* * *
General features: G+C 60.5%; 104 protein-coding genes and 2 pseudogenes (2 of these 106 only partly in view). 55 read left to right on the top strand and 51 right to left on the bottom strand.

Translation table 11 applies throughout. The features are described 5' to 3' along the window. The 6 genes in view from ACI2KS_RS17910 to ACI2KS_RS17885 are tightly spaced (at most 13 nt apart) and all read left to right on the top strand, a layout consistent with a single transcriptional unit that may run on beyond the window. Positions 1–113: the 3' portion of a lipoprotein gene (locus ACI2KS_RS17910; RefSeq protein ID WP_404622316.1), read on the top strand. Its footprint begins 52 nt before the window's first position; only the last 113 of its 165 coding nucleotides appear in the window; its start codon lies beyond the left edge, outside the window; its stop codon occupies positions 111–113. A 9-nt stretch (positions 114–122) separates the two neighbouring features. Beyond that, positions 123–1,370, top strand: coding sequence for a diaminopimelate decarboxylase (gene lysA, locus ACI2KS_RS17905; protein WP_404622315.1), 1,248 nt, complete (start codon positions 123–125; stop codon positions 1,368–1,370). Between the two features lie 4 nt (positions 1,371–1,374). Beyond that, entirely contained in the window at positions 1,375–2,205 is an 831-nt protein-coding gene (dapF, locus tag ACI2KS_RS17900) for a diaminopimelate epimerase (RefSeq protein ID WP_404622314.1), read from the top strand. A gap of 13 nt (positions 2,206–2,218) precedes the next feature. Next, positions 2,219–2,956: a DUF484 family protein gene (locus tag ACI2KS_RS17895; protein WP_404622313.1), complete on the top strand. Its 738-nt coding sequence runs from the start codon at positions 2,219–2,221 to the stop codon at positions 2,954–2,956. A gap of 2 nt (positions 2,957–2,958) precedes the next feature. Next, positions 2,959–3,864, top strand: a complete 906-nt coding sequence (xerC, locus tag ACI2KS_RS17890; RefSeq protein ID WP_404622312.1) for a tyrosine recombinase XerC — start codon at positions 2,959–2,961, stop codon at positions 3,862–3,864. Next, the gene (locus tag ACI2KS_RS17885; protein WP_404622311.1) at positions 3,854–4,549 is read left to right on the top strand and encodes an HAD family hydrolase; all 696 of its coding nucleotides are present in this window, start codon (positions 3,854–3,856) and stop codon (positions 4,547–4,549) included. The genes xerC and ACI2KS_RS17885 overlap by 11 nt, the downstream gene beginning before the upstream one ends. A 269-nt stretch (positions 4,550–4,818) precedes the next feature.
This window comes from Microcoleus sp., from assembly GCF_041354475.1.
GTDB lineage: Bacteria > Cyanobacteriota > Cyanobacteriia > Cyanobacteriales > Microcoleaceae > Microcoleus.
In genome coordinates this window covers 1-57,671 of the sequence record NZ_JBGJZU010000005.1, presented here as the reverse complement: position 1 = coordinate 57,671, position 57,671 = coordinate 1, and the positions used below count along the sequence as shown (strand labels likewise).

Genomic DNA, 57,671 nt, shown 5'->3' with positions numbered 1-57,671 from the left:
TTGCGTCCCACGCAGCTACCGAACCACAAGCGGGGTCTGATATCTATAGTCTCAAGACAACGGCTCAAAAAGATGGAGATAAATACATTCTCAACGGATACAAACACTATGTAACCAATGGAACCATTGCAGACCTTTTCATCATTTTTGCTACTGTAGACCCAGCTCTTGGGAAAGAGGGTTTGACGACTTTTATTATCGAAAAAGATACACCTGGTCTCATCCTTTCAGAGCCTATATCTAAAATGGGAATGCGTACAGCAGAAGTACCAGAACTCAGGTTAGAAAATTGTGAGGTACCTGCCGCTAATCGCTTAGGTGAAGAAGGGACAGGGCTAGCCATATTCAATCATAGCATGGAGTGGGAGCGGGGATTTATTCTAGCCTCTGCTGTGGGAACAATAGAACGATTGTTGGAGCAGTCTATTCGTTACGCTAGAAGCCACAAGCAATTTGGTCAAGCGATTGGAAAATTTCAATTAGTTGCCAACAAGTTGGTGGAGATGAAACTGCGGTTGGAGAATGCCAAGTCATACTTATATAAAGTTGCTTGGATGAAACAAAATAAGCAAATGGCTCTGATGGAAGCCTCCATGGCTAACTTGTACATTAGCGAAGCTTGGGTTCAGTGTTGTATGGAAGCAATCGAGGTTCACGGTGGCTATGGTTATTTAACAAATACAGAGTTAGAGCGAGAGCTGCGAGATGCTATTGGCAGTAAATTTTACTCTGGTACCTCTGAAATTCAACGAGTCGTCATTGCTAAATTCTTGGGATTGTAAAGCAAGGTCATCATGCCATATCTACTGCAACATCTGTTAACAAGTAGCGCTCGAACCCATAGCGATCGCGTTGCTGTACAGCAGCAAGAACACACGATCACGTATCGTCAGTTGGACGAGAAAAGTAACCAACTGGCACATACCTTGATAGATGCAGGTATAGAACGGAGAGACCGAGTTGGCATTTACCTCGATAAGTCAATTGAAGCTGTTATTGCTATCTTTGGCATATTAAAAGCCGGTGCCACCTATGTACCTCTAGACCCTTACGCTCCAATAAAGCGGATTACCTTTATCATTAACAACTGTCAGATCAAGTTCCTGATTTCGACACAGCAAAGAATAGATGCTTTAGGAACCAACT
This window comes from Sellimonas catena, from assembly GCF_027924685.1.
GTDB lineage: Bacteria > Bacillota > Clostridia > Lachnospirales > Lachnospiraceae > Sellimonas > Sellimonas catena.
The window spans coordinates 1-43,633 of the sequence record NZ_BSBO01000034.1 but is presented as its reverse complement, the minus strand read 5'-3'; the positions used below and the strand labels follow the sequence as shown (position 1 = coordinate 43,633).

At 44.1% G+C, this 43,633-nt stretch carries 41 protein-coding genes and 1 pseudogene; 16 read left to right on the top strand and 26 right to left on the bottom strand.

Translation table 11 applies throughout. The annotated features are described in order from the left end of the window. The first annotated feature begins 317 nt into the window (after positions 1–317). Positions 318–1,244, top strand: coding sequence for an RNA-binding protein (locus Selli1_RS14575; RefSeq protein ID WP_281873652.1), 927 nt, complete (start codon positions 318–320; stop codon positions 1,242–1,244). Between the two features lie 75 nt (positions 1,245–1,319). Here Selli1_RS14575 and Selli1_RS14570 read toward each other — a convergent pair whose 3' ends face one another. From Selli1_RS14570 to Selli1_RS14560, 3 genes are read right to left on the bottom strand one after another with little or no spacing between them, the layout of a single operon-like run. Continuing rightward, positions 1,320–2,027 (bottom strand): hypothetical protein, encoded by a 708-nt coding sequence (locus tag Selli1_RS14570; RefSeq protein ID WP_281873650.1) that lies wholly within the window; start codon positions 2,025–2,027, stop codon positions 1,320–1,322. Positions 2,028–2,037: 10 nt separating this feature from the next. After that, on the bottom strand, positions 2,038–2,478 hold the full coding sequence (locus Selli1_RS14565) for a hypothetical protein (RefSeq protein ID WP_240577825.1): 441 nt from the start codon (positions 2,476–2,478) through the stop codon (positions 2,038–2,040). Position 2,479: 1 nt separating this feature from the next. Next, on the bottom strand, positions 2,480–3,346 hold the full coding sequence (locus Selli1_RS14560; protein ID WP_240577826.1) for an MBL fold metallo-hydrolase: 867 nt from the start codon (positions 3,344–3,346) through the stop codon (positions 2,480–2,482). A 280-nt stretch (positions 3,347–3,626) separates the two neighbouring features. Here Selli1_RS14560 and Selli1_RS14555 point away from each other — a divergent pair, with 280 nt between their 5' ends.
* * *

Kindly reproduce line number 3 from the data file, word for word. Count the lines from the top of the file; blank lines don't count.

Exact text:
This window comes from Microcoleus sp., from assembly GCF_041354475.1.